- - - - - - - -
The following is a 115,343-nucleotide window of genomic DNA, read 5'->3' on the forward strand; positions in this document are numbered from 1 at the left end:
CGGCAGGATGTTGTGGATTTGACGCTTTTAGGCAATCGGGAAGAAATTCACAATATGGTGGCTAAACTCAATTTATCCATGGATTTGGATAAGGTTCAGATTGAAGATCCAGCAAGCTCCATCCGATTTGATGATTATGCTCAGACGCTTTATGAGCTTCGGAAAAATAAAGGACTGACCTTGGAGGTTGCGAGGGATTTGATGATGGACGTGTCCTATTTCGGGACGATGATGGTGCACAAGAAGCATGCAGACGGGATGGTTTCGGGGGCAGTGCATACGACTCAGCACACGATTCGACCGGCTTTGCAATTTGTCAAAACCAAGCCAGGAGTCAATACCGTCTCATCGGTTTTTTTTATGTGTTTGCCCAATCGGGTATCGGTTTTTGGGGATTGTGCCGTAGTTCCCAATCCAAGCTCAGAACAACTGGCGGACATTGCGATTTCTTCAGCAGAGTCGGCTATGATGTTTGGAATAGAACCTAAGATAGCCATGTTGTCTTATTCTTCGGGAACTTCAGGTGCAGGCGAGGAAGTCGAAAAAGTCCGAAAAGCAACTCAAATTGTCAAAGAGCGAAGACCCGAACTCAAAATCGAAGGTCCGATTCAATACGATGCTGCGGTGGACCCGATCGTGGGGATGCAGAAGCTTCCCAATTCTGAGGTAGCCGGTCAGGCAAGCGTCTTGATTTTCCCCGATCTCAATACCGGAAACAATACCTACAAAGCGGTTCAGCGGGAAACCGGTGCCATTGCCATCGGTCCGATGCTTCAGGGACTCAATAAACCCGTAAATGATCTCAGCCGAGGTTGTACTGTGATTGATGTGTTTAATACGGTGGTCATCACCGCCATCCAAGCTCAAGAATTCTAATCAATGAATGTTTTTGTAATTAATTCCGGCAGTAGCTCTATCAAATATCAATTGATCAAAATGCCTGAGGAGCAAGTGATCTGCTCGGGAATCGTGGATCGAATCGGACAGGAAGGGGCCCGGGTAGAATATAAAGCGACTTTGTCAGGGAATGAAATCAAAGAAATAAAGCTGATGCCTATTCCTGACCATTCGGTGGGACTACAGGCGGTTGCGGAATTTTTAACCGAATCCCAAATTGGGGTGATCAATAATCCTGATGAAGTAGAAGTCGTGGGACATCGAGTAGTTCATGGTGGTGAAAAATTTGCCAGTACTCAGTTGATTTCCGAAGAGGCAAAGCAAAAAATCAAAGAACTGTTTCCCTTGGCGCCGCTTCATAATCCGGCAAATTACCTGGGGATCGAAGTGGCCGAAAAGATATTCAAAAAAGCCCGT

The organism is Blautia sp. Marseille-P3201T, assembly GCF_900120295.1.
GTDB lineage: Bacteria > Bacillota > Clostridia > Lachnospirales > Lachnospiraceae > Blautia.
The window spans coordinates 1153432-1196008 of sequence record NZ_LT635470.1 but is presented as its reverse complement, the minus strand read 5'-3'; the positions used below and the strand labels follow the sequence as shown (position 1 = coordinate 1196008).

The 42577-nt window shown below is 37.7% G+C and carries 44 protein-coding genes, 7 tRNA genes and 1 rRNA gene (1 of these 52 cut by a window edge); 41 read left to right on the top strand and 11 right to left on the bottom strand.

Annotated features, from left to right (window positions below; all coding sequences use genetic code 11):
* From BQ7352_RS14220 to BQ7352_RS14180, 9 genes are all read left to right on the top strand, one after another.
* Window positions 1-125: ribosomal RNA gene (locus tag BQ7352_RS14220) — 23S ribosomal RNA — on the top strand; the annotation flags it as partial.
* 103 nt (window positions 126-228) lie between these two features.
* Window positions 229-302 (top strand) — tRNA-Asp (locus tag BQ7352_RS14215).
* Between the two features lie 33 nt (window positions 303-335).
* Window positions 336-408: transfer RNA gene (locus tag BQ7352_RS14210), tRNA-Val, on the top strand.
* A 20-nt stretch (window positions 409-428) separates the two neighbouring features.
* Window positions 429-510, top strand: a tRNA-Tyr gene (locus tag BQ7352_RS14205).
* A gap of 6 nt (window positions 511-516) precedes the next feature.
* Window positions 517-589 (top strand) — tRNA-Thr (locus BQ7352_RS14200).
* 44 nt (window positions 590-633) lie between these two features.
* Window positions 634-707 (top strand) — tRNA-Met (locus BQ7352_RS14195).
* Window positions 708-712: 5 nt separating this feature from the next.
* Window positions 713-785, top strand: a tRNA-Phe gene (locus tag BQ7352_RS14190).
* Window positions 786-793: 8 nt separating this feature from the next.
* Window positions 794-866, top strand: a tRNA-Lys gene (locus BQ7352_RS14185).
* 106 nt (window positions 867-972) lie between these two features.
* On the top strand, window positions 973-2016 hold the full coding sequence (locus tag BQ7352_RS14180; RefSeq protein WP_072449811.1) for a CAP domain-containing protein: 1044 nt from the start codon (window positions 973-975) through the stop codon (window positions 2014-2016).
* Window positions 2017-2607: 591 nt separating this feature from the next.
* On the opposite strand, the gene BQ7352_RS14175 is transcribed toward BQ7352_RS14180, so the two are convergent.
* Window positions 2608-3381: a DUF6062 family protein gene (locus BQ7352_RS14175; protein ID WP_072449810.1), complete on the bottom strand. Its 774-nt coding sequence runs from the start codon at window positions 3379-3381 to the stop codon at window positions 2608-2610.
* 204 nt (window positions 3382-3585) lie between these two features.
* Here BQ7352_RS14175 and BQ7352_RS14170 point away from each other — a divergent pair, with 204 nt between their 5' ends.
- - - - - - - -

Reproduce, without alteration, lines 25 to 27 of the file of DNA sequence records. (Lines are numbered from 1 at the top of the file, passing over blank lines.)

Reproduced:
* On the top strand, window positions 973-2016 hold the full coding sequence (locus tag BQ7352_RS14180; RefSeq protein WP_072449811.1) for a CAP domain-containing protein: 1044 nt from the start codon (window positions 973-975) through the stop codon (window positions 2014-2016).
* Window positions 2017-2607: 591 nt separating this feature from the next.
* On the opposite strand, the gene BQ7352_RS14175 is transcribed toward BQ7352_RS14180, so the two are convergent.